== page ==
Another communication mode that has been greatly affected by fiber-optic technology is entertainment television delivery. The early limitations of direct VHF TV broadcast encouraged the development and deployment of major coaxial-cable-based TV distribution systems. As the number of TV channels multiplied, greater transport bandwidth was required, and fiber displaced coax in trunk lines and in distribution to neighborhoods. (In 1995-1999, cable TV was the leading U.S. customer for fiber cable.) That leaves cable-TV network operators in a position to extend fiber all the way to residential subscribers whenever economically justified. Meanwhile, cable-TV networks are getting a revenue boost from DSL service provision.

Meanwhile, satellite-based broadband communication surged into the TV distribution market. In many areas, satellite TV can be provided at lower cost than new-build cable networks.

Thus, the past 15 years have been characterized by dynamic global expansion of cumulative transport bandwidth and of the number of carriers. There are dozens of long-haul terrestrial and submarine carriers and hundreds of regional/local broadband carriers.

Will economics support a continued proliferation of parallel local, regional, and global broadband transport providers? Not very likely. Instead, the next 15 years will bring aggressive consolidation. As investment capital becomes much less available, mergers and acquisitions will be the most logical path to survival and profitability.

Both horizontal (similar capabilities) and vertical (complementary capabilities) mergers will proceed. Possibilities include:

  • Submarine and terrestrial long-haul carriers.
  • Cable-TV and Internet access carriers.
  • Direct broadcast satellite TV, global satellite, and local multipoint distribution service/multimedia multiwavelength distribution service local microwave carriers.

Regulated carriers in the U.S. are already moving in this direction. Seven independent RBOCs were established by the breakup of the Bell System; the only one surviving as an independent is BellSouth. Global Crossing acquired Frontier and its 1.1 million access lines to extend the former's transoceanic reach to terrestrial, continental subscribers. That created the world's first global Internet network. (Global Crossing later spun off Frontier to Citizens Communications.)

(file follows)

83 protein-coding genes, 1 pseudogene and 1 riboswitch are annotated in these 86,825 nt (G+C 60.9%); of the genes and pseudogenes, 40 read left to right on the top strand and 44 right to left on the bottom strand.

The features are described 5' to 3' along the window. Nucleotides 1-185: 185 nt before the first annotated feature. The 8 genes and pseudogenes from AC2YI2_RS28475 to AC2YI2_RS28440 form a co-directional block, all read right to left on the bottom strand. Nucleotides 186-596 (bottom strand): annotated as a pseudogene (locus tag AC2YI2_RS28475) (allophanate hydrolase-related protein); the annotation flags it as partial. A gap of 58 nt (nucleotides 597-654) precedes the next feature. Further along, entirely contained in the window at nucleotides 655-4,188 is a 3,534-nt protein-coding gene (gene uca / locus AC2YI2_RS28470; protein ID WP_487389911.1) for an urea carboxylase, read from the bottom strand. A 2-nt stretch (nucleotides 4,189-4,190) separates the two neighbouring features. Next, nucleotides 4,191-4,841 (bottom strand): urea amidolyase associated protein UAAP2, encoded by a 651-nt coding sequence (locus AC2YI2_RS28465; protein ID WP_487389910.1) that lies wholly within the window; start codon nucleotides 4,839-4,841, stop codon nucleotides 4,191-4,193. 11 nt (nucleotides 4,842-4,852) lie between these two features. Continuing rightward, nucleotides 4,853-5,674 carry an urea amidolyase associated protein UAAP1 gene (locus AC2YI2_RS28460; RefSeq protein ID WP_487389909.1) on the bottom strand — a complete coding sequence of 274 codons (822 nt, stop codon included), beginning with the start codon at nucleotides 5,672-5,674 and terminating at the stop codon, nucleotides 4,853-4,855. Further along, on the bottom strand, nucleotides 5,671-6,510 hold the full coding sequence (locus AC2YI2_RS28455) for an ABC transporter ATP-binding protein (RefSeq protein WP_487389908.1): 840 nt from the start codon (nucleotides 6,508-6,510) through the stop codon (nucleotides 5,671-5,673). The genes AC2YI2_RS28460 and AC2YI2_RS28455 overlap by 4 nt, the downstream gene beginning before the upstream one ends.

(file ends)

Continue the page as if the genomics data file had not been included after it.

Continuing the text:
Meanwhile, yet another broadband network business model is emerging: unregulated carriers under the same corporate umbrella (which also encompasses cable TV and wireless communication investments) as the regulated telecommunications carriers. The most noteworthy example of this trend is SBC Communications' Project PRONTO, an unregulated regional fiber network initially serving DSL subscribers, expected to later expand into Internet access services.

Over the next quarter century, the traditional telephone service companies will compete vigorously in Internet service provision via their new unregulated fiber networks, following the SBC Communications Project PRONTO model. Regional carriers will merge into continental, then global carriers. The global carriers, in turn, will merge into fewer, more powerful global carriers with terrestrial and submarine fiber, fixed-base wireless, and satellite microwave relay transport.

Subscribers can communicate with one another, each in their native language, plus data transport, anywhere in the world, anytime. Videophone communication will be available at easily affordable cost, in the developed regions of the world. These advances will be paid for by major increases in business efficiency and by improved entertainment.Th 74132

Jeff D. Montgomeryis chairman and founder of ElectroniCast Corp. (San Mateo, CA). Montgomery has more than 44 years of professional experience in the electronics industry. Through the most recent 33 years, he has worked full time in electronic industry forecasting and planning with 25 years of experience in communication fiber optics. He is a senior life member of IEEE and a member of SPIE and OSA.